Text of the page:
Spring Creek, the Premiere Outdoors Destination in the Midwest.
28229 Spring Creek Place
Pierre, SD 57501
Aerial photo of Spring Creek Resort and Deep Water Marina
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Spring Creek Resort & Deep Water Marina
Spring Creek Resort is situated in the heart of South Dakota’s finest fishing and hunting territory. Overlooking beautiful Lake Oahe just 17 miles north of Pierre, SD. Spring Creek Resort specializes in fully guided fishing and pheasant hunting, goose hunting adventure. We are also the destination of choice for family reunions, corporate retreats, special occasion gatherings, and nationally known fishing tournaments.
Oahe baitfish continue to rebound, walleye conditions improve.
By Nick Lowrey firstname.lastname@example.org
The conditions in Lake Oahe continue to improve for walleyes and other game fish, said Game Fish and Parks Senior Fisheries Biologist Mark Fincel.
Baitfish populations devastated by the 2011 floods are rebounding, according to 2014 fish survey data Fincel presented at the GFP Commission meeting Friday. Fincel estimates there were about 20 million rainbow smelt in the lake last year, or about double the number from 2013.
That number is important because rainbow smelt are one of the biggest reasons Lake Oahe produces large walleyes. Smelt have a high fat content, which bigger fish need to survive.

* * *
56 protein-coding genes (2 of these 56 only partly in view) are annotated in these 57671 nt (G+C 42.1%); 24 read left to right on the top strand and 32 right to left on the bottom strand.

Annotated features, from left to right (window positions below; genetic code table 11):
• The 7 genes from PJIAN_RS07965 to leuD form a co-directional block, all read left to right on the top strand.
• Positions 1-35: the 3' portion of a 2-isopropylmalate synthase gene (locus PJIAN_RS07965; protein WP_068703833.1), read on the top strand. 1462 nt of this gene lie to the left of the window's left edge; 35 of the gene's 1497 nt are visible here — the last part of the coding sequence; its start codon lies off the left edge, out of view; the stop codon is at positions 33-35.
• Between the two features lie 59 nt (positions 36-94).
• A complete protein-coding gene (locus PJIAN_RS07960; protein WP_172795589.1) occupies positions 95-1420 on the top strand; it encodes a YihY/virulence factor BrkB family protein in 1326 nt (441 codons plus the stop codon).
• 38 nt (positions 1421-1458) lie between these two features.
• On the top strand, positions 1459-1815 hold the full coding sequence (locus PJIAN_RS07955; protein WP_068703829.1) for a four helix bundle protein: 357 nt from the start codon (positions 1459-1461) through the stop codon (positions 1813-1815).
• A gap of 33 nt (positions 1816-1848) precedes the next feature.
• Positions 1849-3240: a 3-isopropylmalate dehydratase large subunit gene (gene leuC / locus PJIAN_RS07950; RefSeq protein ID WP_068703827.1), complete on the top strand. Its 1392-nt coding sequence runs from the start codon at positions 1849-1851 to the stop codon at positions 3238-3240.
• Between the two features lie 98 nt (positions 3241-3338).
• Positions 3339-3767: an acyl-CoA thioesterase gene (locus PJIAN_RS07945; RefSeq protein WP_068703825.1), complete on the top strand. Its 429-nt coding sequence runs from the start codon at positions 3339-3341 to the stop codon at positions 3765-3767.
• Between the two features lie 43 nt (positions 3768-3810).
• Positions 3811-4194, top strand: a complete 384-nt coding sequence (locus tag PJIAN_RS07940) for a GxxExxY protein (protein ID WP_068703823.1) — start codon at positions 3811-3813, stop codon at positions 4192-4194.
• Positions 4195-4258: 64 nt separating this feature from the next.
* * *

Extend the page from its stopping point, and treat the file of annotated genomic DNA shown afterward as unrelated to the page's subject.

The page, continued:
Another piece of good news for the lake was the estimated 167.2 million cool water baitfish Fincel’s survey’s found. Most of those were lake herring he said. Herring aren’t as fatty as smelt but they can help fill in nutrition gaps and take pressure off the smelt so they can recover more quickly.
“This year was a very good year for lake herring,” Fincel said.
Last year was also another record-setting year for warm water baitfish production, Fincel said. Warm water baitfish species include minnows and juvenile game fish such as perch, crappie and white bass.
The solid baitfish population seems to have translated into a healthier walleye population. Fincel’s data show the walleye population is growing and the condition of each fish is improving.
Fish larger than 20 inches long are the exception. The number of big fish is a fraction of what it was before 2011, Fincel said. However, the number of fish between 15 inches and 20 inches long increased in 2014, he said. The average size of the walleyes anglers caught in 2014 was 14.8 inches.
The abundance of baitfish didn’t exactly make things easier for anglers, though, Fincel said. Catch rates on Oahe were well below average in 2014.
“That’s actually a very good sign,” Fincel said, explaining that the fish were harder to catch because they weren’t quite as hungry this year. That means they were better fed and healthier on average.
Lake Sharpe, for its part, produced an average number of fish that were also about average as far as health.
“Lake Sharpe is really a rock,” Fincel said.
Populations of the reservoir’s main baitfish, gizzard shad, don’t crash as rainbow smelt populations have been known to do. But shad aren’t as fatty either. That makes Lake Sharpe a more consistent fishery than Lake Oahe, while at the same time means it doesn’t produce as many fish or as many big fish.
LAKE OAHE OFFERS PHENOMENAL FISHING!! With nearly 30 fish species that provide anglers with a variety of fishing adventures. The most popular fish include walleye, salmon, small mouth bass, trophy northern pike, and channel catfish. We are also home to a handy convenience store/bait shop offering the freshest bait of the season and tackle necessary to catch the "Big One"! Read more at our Spring Creek fishing page.